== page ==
American Gas & Tech to name school after Fink

AG&T CEO Ray Tate explains how the liquefiers work during a tour on Thursday.

Photo by Jolene Guzman.
AG&T CEO Ray Tate explains how the liquefiers work during a tour on Thursday.

DALLAS — The man who sold the former Tyco Building in Dallas to American Gas & Technology will have part of the facility named after him.

All future employees will train at the Harvey S. Fink Welding School at the facility, now primed to begin production of natural gas liquefiers.

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Youbert Alkhato, vice president of business development, talks about liquefiers.

AG&T Chief Executive Officer Ray Tate announced the school and presented an award to Fink at the business’ open house on Thursday. Richard Ballew accepted the award on behalf of Fink, who was too ill to attend the event. Ballew is the real estate agent who help broker the deal.

“The frail man who owned this property had an offer on this building that was more than we were willing to pay,” Tate explained to the open house crowd. “He said, ‘But I want to sell it to you guys, because I want the jobs for the community of Dallas. They need the jobs so badly.’”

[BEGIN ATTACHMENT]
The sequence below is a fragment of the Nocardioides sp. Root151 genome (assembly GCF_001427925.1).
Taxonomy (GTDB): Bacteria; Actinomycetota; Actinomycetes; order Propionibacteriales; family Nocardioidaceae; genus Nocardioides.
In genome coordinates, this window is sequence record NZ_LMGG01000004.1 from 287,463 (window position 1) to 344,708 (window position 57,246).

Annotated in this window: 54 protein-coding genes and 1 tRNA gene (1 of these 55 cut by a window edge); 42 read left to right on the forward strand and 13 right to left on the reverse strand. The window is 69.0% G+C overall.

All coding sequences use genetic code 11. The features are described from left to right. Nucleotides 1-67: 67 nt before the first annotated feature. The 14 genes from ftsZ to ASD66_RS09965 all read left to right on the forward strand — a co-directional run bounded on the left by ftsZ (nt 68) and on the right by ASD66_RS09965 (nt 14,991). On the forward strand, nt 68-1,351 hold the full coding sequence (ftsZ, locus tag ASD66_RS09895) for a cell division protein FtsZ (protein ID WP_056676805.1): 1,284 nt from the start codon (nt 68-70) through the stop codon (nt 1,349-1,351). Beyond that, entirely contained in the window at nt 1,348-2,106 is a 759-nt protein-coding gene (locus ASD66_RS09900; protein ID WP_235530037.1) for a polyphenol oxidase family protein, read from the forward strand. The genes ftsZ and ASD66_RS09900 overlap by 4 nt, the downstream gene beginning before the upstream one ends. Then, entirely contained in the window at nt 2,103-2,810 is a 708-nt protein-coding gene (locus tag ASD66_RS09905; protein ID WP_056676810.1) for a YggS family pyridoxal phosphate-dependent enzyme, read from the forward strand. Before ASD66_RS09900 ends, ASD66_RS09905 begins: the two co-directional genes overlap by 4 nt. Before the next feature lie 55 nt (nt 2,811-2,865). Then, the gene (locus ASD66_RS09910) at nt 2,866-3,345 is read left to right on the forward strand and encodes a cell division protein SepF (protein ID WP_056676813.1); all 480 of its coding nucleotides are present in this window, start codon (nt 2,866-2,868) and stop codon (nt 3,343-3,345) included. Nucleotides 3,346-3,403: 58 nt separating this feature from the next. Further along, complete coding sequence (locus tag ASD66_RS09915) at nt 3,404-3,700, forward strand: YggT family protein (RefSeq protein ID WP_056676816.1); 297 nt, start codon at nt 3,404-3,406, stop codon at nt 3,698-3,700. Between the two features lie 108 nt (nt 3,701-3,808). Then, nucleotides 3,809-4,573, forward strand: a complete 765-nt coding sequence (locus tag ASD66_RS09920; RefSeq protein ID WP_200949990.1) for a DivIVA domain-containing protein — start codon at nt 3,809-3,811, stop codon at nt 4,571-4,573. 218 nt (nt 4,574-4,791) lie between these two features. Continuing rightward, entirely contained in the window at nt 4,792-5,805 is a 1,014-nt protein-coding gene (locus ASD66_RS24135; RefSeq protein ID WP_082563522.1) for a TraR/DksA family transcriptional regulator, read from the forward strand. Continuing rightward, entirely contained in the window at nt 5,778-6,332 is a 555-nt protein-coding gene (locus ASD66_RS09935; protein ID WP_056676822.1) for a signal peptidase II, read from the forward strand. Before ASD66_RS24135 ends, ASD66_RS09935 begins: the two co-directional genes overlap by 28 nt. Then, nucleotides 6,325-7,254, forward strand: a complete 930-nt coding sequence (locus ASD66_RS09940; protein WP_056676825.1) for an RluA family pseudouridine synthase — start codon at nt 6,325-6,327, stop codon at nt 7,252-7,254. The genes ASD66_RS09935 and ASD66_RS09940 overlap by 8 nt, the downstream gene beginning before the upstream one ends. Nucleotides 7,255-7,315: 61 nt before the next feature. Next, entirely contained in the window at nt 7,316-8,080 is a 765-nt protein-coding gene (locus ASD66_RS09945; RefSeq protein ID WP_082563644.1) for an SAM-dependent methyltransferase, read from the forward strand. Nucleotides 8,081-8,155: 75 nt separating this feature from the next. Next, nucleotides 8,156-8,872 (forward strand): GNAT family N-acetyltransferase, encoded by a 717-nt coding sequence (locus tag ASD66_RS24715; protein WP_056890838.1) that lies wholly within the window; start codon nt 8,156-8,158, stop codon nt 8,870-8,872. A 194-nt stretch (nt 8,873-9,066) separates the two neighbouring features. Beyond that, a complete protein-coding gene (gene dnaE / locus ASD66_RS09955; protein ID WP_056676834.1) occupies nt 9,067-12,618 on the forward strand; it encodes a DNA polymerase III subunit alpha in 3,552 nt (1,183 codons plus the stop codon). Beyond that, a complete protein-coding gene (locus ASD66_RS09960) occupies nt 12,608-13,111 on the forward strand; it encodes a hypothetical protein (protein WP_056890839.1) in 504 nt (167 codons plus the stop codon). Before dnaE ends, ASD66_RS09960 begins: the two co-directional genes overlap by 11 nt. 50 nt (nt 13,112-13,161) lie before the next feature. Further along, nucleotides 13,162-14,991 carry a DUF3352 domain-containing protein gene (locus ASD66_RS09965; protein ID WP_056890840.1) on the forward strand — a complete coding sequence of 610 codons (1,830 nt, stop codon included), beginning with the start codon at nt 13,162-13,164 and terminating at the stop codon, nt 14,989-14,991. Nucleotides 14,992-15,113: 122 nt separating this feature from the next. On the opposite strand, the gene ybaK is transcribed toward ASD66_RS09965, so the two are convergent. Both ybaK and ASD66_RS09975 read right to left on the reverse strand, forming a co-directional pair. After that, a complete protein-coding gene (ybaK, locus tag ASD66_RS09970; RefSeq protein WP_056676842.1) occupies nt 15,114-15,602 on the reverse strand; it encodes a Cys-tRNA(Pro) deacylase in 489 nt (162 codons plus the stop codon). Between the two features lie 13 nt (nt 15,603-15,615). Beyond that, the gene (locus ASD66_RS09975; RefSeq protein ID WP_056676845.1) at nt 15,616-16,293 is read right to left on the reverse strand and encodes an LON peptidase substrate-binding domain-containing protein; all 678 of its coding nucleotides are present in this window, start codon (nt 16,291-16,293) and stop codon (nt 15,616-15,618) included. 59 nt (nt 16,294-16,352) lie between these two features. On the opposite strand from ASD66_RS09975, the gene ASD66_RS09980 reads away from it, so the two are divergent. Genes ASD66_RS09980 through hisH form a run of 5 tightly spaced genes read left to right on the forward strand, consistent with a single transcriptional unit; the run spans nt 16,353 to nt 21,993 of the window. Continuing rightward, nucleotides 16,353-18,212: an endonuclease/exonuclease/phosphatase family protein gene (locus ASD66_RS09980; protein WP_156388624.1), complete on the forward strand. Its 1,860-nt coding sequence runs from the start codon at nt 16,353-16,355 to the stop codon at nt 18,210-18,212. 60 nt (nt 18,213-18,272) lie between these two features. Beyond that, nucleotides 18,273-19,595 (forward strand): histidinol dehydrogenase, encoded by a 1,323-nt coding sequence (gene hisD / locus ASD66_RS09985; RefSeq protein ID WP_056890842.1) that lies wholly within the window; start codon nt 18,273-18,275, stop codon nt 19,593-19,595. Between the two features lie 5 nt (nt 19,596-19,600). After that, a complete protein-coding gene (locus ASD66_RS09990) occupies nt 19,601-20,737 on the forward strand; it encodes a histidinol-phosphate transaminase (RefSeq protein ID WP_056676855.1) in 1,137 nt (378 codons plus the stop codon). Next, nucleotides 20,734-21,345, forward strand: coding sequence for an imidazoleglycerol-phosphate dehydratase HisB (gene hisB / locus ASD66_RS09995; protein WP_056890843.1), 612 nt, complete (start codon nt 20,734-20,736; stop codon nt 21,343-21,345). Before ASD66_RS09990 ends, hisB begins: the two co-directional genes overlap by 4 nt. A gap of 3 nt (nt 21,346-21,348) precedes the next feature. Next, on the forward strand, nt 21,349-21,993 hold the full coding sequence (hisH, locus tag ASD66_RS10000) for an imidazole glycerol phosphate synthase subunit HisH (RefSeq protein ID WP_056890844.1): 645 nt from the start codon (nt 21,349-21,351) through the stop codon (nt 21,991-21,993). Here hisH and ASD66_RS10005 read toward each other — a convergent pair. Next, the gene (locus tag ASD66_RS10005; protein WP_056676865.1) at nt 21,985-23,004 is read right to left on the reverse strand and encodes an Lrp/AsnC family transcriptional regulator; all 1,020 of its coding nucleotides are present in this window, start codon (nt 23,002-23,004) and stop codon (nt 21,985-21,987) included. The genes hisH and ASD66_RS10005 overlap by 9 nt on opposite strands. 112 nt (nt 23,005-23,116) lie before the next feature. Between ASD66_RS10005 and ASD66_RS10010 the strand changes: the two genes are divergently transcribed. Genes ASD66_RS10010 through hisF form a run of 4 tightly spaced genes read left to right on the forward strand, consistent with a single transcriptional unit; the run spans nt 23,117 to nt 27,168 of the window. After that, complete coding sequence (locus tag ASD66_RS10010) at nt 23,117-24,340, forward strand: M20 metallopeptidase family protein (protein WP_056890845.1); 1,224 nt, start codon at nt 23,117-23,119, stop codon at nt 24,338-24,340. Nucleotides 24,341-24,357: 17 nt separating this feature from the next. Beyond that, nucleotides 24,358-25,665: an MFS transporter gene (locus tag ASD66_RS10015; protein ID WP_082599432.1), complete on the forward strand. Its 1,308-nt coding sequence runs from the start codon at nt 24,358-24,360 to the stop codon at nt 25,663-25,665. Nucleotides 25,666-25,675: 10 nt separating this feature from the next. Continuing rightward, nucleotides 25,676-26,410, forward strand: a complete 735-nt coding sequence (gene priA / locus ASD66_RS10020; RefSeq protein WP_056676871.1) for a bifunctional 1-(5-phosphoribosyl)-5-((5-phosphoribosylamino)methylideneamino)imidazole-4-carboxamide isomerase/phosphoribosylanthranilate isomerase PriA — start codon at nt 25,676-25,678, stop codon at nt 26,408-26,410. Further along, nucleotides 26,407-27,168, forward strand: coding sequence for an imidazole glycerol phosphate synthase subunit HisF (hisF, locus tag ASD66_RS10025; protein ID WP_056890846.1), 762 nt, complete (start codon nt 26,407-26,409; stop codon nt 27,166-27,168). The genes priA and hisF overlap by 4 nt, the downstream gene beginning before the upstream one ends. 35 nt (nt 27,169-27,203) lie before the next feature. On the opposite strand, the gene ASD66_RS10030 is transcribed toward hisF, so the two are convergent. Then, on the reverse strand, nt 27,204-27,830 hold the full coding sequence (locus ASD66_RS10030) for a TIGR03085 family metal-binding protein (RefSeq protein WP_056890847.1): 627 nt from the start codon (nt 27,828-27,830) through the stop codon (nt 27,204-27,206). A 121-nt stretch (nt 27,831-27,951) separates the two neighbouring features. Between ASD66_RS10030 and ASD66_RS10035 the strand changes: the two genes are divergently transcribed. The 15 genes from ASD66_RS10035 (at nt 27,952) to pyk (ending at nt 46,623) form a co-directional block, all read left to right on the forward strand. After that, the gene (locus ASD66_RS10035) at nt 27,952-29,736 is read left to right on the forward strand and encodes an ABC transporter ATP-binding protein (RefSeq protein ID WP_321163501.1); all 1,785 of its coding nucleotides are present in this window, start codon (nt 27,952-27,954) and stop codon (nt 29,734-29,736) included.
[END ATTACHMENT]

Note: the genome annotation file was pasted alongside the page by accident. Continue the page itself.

The building needed a buyer who intended to repair it, Ballew said. He said Fink had to reclaim the building from the previous owner, and it was in poor shape.

“There were 225 five-gallon buckets catching leaks, plus 55-gallon barrels catching leaks,” he said. “It was raining in here, even when it wasn’t raining when Harvey and I first (had to take the building back).”

Now under the care of AG&T, the facility is leak free and the production floor clean once again.

“I spent most of the summer on the roof,” said Chris Smith, who oversaw restoring the facility. “We took down a lot of walls.”

Thursday’s open house included a tour of the building and demonstration of a natural gas liquefier prototype. The machine takes natural gas straight from the utility, filters and chills it, and converts it to liquid for use as fuel in vehicles converted to run on liquified natural gas.

Tate said the technology could be applied to landfill gas and gas produced in oil fields.

“We could take any of those three, or biomass, and put the gas into this machine,” Tate explained to people on the tour, which included representatives of interested investors.

AG&T can build the stations in three sizes, depending on the needs of the client, at 300 gallons, 1,800 gallons and 5,000 gallons.

Tate said the company is working on financing through investors and through a public offering, and could be gearing up for some production as soon as mid-summer.

“We are in the middle of our production financing and that is why they (investors) flew out, to see the building, to see the liquefier, to see our team,” Tate said. “We think we are going to get the production financing put to bed in the next 60 days.”

Tate said the company has filed with the U.S. Securities and Exchange Commission for a public offering.

“We’ve already gotten back a comment letter from them and our attorneys, and accountants are answering the comment letter, so if we run into problems, we will then be selling stock,” Tate said. “We can sell it to anybody because we will be a public company.”

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